Wednesday, May 11, 2011

Um... I Don't Know

Today was a beautiful day in the city, and I went for walk downtown to get a burger at one of my favorite places, a restaurant with remarkably bad service and great food. It's sort of a Spanish inspired place I suppose, but again, they do serve burgers, so they clearly aren't so highbrow as to refuse slumming it with the likes of me.

I'm sitting at the bar with my nose in my book and my waiter stops by to check what I'm reading, not so interested in taking my order, but interested in my book. That's a-ok with me. I can get service anywhere, but rarely do I find a person who wants to talk books with me.

I sheepishly admit I'm reading a fantasy novel, but I don't really read fantasy. "What do you read?" he asks.

"Science fiction," I say.

His eyes light up and we have a short conversation about Asimov, Haldeman, and Card before he whooshes away to do something that doesn't involve taking orders. I read.

Sometime later he returns, he reluctantly takes my order and asks me a simple sounding question.

"What one Science Fiction book should I read that I haven't?"

I felt my cheeks grow hot before the question was even out of his mouth, "Um," I say, "Ah..., let's see... er... wait... I know this. Let's see. Hmmm, damn. Geez, can you give me a minute?" Yes, it was a rough 30 seconds.

What the hell? I can rattle off every major sci fi book of the last 70 years. Clarke? Bester? Niven? Stapleton? No. I say nothing besides, "give me a minute." I'm such a moron. He takes off and I can no longer read my book. He didn't even bring me a drink!

The place had a staff of around six that I could see. Including myself there was maybe four customers. I don't know what they had going on, but that guy was pretty scarce for the next 45 minutes or so. I did get back to my book, but I couldn't focus. What one book do I recommend that a science fiction fan must read to be in the club?

Dune? No, I like it, but it's the Lord of the Rings of Sci fi, everyone's read the thing. I don't want to be too obvious. Verne? Wells? No, those are classics and aren't really the sort of thing I'm trying to pass out as a tract for my genre. Besides, the guy has read several sci fi classics anyway, he isn't a nube.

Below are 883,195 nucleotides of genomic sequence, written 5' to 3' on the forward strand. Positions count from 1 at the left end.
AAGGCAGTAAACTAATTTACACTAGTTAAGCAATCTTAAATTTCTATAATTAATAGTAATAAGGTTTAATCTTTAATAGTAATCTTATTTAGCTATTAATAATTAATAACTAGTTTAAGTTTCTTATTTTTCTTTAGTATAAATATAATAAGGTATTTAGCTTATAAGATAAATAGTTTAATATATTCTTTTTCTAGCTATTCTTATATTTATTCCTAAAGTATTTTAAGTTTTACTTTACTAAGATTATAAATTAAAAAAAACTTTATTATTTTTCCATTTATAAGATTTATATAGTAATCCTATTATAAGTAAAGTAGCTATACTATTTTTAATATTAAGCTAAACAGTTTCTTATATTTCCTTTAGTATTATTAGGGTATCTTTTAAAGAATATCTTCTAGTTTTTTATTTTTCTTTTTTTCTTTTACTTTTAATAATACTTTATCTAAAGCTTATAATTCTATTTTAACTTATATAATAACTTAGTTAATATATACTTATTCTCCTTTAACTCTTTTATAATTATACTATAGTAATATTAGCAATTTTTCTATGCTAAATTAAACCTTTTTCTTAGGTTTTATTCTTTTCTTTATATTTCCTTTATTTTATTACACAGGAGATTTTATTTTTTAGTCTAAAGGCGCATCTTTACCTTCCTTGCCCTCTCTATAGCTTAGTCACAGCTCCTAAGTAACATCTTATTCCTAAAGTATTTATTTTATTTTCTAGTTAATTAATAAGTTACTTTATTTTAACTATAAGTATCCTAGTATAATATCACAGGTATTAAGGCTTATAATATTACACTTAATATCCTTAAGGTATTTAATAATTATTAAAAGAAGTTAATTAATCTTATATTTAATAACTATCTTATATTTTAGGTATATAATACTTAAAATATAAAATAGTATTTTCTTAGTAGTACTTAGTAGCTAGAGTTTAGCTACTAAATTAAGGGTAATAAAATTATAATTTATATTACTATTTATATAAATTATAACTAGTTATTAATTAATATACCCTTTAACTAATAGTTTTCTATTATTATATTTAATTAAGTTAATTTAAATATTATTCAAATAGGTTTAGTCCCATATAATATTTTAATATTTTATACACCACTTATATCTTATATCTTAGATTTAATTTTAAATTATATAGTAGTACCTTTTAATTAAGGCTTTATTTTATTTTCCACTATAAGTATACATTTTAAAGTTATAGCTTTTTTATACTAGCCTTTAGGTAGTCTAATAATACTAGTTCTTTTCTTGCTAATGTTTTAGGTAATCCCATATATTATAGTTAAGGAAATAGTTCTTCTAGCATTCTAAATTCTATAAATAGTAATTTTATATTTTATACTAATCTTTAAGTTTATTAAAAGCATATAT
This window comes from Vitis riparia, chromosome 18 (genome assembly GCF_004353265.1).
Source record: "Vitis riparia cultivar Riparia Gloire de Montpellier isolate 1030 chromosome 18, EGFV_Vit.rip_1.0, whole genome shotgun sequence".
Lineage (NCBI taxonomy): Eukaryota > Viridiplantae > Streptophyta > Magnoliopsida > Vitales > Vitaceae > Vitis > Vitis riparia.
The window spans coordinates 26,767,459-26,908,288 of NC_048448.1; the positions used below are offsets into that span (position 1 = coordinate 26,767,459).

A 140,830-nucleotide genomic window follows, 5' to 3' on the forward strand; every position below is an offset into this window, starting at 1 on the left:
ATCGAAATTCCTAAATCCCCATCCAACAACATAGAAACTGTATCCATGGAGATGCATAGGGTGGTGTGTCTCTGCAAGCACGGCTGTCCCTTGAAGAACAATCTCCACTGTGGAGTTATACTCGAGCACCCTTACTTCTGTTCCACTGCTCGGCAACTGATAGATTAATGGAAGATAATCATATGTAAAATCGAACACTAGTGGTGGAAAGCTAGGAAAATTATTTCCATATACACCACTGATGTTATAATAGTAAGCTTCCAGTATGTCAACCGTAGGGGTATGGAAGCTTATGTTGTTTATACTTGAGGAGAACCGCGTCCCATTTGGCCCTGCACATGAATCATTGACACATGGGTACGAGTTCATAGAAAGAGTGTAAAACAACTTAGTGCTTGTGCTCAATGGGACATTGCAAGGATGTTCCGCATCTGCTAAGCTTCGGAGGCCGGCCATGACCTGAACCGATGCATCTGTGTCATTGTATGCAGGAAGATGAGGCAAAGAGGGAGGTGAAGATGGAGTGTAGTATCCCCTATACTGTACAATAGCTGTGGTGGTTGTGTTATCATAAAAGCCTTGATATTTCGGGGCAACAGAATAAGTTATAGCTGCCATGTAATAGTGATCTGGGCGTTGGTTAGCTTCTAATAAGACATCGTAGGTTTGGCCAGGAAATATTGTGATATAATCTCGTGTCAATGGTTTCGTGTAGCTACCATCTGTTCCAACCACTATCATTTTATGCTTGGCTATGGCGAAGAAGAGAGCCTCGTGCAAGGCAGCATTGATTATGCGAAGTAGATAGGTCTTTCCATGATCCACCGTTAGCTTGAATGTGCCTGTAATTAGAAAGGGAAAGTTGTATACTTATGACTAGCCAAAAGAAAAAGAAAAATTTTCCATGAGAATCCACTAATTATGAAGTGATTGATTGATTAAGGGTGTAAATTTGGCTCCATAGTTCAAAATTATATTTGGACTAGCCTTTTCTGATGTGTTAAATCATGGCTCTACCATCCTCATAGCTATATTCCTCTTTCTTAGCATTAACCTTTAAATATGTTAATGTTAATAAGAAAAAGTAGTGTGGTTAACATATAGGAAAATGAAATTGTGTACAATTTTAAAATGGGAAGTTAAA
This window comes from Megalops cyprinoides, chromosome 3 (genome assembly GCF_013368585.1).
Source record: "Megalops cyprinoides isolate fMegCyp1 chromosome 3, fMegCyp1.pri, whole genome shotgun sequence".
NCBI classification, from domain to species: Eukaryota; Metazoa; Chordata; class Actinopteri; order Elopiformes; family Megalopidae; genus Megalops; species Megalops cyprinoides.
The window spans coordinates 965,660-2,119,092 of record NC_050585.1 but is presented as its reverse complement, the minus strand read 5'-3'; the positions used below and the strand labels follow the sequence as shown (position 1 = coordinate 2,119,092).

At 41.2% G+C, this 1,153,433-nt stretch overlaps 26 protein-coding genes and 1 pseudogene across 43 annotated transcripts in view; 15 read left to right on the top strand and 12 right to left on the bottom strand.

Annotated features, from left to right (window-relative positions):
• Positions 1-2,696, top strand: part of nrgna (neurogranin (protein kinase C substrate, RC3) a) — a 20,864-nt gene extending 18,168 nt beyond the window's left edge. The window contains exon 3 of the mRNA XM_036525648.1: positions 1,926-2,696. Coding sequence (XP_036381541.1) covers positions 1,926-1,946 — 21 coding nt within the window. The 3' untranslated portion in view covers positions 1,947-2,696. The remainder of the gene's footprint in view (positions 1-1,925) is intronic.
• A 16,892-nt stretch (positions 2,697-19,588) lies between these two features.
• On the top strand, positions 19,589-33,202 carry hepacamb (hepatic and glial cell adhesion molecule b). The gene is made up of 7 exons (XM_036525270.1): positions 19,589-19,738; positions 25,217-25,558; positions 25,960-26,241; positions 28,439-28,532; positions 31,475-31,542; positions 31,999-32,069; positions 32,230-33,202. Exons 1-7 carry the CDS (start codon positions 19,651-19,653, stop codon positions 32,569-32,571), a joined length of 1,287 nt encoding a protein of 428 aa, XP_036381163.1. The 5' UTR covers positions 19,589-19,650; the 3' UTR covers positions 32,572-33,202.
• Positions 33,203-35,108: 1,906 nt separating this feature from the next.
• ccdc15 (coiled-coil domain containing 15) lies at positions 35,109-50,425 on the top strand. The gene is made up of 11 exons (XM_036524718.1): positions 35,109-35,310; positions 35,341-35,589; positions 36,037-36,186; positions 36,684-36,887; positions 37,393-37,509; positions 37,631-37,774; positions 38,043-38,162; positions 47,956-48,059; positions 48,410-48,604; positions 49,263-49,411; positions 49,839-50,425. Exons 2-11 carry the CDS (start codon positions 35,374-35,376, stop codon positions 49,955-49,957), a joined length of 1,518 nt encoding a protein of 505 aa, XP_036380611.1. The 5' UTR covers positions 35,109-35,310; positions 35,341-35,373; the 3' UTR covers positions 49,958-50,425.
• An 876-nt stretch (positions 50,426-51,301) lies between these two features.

I settled on House of Suns, by Alastair Reynolds, and I threw in Scalzi's, Old Man's War as a bonus. Modern books, but two that I think will age well. I wrote them on a small piece of paper and handed it to him as I left. By the time I gave it to him he seemed to have forgotten our conversation. But I insisted he take it. He probably thought I was getting weird and too much in his space. I told him to look at it and he recognized that I'd only written books and authors down and he got real excited again, swearing that he'd hadn't read either of them. I gave my best wizened, all-knowing look, and said nothing.

The teacher had left the building - totally redeemed.

4 comments:

Alex J. Cavanaugh said...

Name one book - that's tough!
And dude, I tried the telepathy thing, but you didn't respond.

Rogue Mutt said...

Well the obvious hitch is how do you know what he's read? But at least it turned out well.

Sarah Allen said...

Very interesting experience :) Thats a tough question, would have stumped me. Thanks for sharing!

Sarah Allen
(my creative writing blog)

Andrew Leon said...

The Sparrow by Mary Doria Russel. I didn't even have to think about it. That's the best book in any genre I've read in the last 5 years, at least.

What fantasy book were you reading?